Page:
TAMPA, Fla. — A lot of people are asking how the new e-scooters on the sidewalks of downtown Tampa are staying charged.
We rode along with a so-called scooter "juicer" with Lime to find out.
The scooter competition in downtown Tampa is fierce. Multiple members are vying for you to download their app and start riding. Each company charges the batteries on their scooters differently.
Lime uses contract workers, regular people like you and me, to scour the streets for scooters low on battery or out of range and pay them to pick them up.
"I typically just drive around or just hang out and wait until they show up," Paul Venghaus said.
Venghaus drives for Lime . If he doesn't have anything to do, he will fire up his app and try to make some extra cash.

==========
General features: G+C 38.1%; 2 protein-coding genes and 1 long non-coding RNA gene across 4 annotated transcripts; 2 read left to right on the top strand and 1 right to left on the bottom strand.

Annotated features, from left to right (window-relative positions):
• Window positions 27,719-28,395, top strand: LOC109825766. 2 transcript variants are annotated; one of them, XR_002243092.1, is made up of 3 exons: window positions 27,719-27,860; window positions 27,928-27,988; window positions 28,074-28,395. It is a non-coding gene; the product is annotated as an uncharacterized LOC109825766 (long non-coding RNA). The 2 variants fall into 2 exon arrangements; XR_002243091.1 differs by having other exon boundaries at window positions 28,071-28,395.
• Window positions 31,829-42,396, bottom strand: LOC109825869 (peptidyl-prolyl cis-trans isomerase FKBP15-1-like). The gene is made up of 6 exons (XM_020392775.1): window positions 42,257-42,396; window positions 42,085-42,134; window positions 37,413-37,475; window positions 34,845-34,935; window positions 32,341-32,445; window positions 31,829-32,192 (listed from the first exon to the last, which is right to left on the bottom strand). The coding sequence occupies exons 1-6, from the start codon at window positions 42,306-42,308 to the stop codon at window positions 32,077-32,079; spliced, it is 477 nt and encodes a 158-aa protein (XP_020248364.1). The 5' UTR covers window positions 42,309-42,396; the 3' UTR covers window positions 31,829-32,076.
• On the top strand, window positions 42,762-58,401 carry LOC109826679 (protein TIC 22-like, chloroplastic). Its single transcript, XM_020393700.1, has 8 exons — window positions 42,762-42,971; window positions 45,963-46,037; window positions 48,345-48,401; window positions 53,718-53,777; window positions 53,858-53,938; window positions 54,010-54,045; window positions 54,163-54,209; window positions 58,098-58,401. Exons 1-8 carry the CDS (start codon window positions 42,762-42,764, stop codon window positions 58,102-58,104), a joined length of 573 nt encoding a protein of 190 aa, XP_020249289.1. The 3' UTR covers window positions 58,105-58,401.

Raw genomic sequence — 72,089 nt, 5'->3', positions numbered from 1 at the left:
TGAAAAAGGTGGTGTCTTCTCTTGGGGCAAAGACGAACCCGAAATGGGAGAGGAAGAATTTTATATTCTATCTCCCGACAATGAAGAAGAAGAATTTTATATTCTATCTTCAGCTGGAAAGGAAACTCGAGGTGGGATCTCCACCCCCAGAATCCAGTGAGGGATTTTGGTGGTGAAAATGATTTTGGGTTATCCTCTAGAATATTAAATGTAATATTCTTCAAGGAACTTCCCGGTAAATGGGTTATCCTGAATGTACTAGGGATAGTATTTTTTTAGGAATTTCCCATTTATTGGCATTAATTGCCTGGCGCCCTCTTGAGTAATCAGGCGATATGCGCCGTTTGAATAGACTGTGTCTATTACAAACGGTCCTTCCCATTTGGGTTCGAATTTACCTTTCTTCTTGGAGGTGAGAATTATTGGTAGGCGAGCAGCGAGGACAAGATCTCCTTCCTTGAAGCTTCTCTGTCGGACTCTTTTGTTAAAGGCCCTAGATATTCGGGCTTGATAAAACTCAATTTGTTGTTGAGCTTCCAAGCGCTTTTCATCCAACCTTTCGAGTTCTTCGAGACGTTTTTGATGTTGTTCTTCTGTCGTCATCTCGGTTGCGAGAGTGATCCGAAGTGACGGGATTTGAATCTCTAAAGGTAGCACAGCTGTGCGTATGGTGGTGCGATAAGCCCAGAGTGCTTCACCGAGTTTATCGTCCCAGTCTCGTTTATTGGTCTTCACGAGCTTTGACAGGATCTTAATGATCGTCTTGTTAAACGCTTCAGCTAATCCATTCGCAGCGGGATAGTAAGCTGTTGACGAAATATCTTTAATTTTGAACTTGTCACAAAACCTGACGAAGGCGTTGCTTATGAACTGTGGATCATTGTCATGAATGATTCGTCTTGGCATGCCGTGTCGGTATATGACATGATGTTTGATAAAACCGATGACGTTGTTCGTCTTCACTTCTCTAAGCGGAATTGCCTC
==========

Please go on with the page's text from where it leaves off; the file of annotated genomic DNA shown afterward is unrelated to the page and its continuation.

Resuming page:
"I'd say in a good day probably about 50 bucks an hour," Venghaus said.
The money is all getting put into savings. Venghaus and his wife are saving as much as they can to hopefully one day open up a coffee shop.
"It's not a full-time gig," Venghaus said. "It gives me the flexibility to kind of come out when I want to."
The company lingo is that Venghaus first "harvests" the scooters. Then takes them to his home to "juice" them. Once they are charged, he puts them back at their hub locations in downtown Tampa.
Venghaus admits wrangling scooters lining the sidewalks has made for an exciting side job.
"One day I was loading them, and a guy was walking, and he stopped and asked me if I was stealing all the scooters," Venghaus said. "It's kind of like I feel like the Grinch that stole the scooters."
Venghaus earns $4 per scooter that needs a charge and $2 to move them back into their hubs in Tampa. He said he's seeing more and more scooters farther from downtown.
On our ride along with Venghaus, there was a scooter that was all the way by Tampa International Airport.